Tuesday, March 24, 2009

Overcoming my Domestic Challenges: Baking Bread

Being that I don't consider myself a cook and can only bake cookies, I've never dreamed of baking a loaf of bread to accompany the evening meal. All that kneading and rising, I was pretty sure that bread was something I'd wreck pretty easily.
However, that has all changed, thanks to Artisan Bread in Five Minutes a Day by Jeff Hertzberg and Zoe Francois. Now not only am I baking bread (and "artisan" bread, no less), but I consider it the easiest chore of my day. Before this book and its Master Recipe, I never would have believed you if you had told me that I could mix up a batch of bread or get the day's bread into the oven in less time than it takes to do the dishes.

I first found the Master Recipe online here, but the basic premise is this: you mix 4 ingredients together (in your stand mixer to make it truly easy-peasy) and you let the giant batch of dough rise in a giant container for at least 2 hours before you stash it in the fridge overnight. The next day, you take out a chunk a couple hours before dinner, shape it, let it rise like this:
and then after 30 minutes in the oven, you have this:
The genius of this recipe is that you have enough dough for at least 4 loaves and it will keep in the fridge just fine. In fact, the older it is, the more of a sourdough flavor it develops. Yum!

I also learned that Hertzberg and Francois have a website for the book with a great Q & A section. When I messed up Batch #1 with dead yeast (told you I was no baker!), Zoe responded to my query in less than a day with a way to salvage my batch.

Being the non-baker that I am, I have come up with ways to make this even easier. When baking the basic loaf, I still bake it on a pizza stone, but I bake it right on my silicone mat so that I don't have to mess with sliding the sticky dough onto a hot stone. Or, I just dump the whole thing into a loaf pan and bake it without the stone. Simpler, and just as tasty, according to my family.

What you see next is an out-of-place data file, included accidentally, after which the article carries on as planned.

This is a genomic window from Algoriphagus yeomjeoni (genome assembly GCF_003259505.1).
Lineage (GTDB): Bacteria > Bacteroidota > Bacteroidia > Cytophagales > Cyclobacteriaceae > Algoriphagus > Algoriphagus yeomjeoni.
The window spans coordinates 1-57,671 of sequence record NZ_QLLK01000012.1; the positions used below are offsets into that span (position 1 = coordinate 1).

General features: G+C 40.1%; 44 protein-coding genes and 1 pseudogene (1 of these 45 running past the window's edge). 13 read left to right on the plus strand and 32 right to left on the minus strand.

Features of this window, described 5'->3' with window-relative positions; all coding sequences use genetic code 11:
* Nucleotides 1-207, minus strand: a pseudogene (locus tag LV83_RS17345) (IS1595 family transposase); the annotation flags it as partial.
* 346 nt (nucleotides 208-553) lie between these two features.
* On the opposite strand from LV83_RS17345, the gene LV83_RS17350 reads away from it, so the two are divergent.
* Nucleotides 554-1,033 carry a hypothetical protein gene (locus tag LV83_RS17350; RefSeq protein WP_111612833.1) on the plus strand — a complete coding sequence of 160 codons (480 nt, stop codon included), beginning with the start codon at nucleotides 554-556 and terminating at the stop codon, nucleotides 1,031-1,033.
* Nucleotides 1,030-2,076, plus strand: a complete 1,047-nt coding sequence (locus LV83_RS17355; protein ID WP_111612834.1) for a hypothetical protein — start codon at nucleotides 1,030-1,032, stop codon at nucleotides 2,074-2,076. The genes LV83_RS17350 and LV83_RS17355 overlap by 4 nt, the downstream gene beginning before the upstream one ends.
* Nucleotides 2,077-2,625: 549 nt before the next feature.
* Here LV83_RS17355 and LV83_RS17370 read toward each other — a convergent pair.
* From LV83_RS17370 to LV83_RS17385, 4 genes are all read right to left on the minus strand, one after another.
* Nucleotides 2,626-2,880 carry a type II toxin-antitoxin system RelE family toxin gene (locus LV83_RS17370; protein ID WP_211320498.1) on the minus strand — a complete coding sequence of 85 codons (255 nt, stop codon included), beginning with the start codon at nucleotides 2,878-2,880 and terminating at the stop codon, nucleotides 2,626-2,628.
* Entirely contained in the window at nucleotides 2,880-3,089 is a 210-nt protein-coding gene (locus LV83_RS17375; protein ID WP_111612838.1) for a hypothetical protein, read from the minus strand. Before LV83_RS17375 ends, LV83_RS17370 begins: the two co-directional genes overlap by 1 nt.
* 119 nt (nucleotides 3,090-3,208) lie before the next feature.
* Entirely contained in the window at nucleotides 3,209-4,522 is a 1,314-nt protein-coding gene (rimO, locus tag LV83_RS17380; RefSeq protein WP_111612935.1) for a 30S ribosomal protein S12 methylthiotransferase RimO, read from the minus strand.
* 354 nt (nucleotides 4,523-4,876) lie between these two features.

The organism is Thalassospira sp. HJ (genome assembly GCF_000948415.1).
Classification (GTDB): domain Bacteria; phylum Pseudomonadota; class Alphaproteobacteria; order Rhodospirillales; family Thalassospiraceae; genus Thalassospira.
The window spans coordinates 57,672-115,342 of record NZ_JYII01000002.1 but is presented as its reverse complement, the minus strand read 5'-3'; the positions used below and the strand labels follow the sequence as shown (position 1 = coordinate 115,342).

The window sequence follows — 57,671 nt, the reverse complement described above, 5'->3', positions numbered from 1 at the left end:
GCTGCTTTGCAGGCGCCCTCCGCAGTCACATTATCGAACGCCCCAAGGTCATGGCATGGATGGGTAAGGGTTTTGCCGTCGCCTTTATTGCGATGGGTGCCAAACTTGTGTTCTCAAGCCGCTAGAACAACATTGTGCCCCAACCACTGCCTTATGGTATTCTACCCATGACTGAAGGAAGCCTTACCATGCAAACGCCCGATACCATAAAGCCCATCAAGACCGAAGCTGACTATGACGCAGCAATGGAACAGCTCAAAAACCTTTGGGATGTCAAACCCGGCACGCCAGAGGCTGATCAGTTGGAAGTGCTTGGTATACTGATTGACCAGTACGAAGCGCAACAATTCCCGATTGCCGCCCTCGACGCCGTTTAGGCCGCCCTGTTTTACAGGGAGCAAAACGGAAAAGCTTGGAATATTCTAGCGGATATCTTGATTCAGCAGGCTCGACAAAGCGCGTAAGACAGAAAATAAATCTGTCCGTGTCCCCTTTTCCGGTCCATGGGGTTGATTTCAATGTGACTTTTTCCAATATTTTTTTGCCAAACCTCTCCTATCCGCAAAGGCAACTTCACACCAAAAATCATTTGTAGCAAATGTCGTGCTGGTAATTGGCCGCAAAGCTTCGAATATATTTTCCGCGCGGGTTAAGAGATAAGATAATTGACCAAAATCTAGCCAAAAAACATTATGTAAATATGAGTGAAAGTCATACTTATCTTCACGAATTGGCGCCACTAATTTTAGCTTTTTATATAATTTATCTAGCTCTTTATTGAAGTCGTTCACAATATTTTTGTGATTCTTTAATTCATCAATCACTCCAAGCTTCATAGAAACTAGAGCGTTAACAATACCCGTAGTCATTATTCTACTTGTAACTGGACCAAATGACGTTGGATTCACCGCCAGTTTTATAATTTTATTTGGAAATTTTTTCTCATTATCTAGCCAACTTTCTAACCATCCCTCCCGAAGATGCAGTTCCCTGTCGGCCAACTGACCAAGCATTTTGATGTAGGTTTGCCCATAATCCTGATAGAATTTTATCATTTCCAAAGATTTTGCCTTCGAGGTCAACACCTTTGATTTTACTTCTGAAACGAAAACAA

We also created a variation, due to a shortage of all-purpose flour in the pantry, that I later discovered was the exact recipe for the Light Whole Wheat Bread in the book. Instead of using a full 6 and 1/2 cups of unbleached all-purpose flour, we substitute in 1 - 2 cups of whole-wheat AP flour. Since we eat mostly whole wheat bread, this was even tastier to us than the master recipe.

It works for me. For more tips, head over to this week's post at We Are THAT Family.


  1. Thanks so much for this post, I am going to try it. I am not a baker either.

  2. Thanks Betty-- you'll have to let me know how it turns out! I'm not very lucky in the kitchen, but every loaf I've made has turned out so I'm sure my success isn't a fluke!

  3. I literally just talked to my friend Erin on Sunday about this same book. She was loving it as well. I'm really going to have to check it out now.

    Now that you are mastering cooking, is sewing next?

  4. Oh, Anna, you're so funny! "Mastering cooking"? Not even close :)

    But anyways, yes, I would love to finally learn to use our sewing machine-- only ever used Mom's! You have no idea how many sewing projects I have bookmarked for when that day finally arrives-- I am dying to make Bug a pillowcase dress!

  5. This sounds fantastic! I can't wait to try it. Thanks for sharing!

  6. You're welcome, Rachel! I'll hope you'll post back here with how it turns out.